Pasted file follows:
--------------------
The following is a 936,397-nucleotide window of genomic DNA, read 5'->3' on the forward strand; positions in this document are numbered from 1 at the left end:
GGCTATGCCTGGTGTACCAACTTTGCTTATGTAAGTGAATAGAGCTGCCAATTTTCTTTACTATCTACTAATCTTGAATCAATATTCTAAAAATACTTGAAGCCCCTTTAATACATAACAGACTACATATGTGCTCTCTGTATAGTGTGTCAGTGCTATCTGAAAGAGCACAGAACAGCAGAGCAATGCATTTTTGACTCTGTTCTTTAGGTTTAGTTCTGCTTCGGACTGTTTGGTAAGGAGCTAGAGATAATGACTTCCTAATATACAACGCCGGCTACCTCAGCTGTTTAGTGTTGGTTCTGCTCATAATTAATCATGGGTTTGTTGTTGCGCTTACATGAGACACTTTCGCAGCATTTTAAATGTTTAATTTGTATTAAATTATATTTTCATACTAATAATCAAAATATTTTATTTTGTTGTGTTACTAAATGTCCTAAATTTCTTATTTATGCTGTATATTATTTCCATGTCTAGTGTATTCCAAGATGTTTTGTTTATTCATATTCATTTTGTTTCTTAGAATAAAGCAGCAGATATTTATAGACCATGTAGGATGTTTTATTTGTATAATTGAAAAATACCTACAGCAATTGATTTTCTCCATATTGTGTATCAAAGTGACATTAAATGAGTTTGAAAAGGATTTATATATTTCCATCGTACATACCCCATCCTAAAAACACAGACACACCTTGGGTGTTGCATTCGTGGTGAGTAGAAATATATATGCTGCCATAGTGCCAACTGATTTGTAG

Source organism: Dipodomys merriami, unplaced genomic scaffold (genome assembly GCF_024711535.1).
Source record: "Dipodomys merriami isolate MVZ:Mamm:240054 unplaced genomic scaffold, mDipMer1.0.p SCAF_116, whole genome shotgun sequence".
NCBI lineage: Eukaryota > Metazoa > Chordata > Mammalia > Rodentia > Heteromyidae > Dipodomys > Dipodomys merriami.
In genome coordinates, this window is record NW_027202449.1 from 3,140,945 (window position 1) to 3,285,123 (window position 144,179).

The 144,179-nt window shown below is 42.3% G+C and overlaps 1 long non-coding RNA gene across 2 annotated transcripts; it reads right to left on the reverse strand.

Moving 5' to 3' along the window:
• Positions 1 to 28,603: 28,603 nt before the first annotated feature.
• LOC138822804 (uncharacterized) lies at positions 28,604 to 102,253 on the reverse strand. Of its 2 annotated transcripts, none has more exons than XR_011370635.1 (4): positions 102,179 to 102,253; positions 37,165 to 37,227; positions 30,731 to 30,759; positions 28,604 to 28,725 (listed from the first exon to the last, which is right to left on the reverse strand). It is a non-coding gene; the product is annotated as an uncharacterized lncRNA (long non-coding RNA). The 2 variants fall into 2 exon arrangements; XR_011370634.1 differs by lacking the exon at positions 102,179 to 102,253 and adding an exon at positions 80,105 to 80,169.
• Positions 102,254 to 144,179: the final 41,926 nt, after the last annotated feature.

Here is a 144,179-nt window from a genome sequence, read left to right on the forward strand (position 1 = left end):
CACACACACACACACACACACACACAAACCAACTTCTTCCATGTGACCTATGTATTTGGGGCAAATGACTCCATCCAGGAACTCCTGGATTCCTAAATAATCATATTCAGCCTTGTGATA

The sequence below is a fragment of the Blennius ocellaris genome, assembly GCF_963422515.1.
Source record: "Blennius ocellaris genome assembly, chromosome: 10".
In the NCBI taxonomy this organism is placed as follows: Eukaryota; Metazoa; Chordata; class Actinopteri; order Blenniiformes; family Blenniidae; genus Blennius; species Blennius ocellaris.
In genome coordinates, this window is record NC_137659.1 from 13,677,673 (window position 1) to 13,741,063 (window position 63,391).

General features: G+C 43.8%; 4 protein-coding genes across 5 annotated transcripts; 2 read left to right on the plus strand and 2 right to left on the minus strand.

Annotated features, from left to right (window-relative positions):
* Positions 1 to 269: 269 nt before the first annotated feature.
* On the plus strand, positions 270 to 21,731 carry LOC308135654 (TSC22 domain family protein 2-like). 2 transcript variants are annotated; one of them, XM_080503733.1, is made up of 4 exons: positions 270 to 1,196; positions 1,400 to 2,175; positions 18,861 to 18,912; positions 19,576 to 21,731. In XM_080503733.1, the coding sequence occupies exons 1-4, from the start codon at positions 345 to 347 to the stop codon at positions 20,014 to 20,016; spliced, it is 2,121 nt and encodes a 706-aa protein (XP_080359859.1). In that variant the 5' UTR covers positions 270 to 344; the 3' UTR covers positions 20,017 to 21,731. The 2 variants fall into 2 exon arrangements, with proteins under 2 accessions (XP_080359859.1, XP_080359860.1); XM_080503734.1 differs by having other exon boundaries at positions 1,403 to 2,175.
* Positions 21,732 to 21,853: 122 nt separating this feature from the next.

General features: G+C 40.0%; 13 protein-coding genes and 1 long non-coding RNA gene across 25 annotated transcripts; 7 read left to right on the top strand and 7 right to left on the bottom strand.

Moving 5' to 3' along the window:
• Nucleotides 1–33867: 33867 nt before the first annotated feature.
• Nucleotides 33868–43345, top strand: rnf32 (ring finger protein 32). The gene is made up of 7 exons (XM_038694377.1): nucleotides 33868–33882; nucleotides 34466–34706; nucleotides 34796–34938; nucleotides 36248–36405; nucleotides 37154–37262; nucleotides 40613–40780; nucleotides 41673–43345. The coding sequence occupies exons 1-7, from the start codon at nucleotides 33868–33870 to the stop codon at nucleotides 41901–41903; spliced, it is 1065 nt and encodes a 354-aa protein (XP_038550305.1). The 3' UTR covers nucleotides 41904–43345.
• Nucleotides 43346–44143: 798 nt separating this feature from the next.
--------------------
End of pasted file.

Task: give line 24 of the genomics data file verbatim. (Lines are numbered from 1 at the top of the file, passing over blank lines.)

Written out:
Moving 5' to 3' along the window: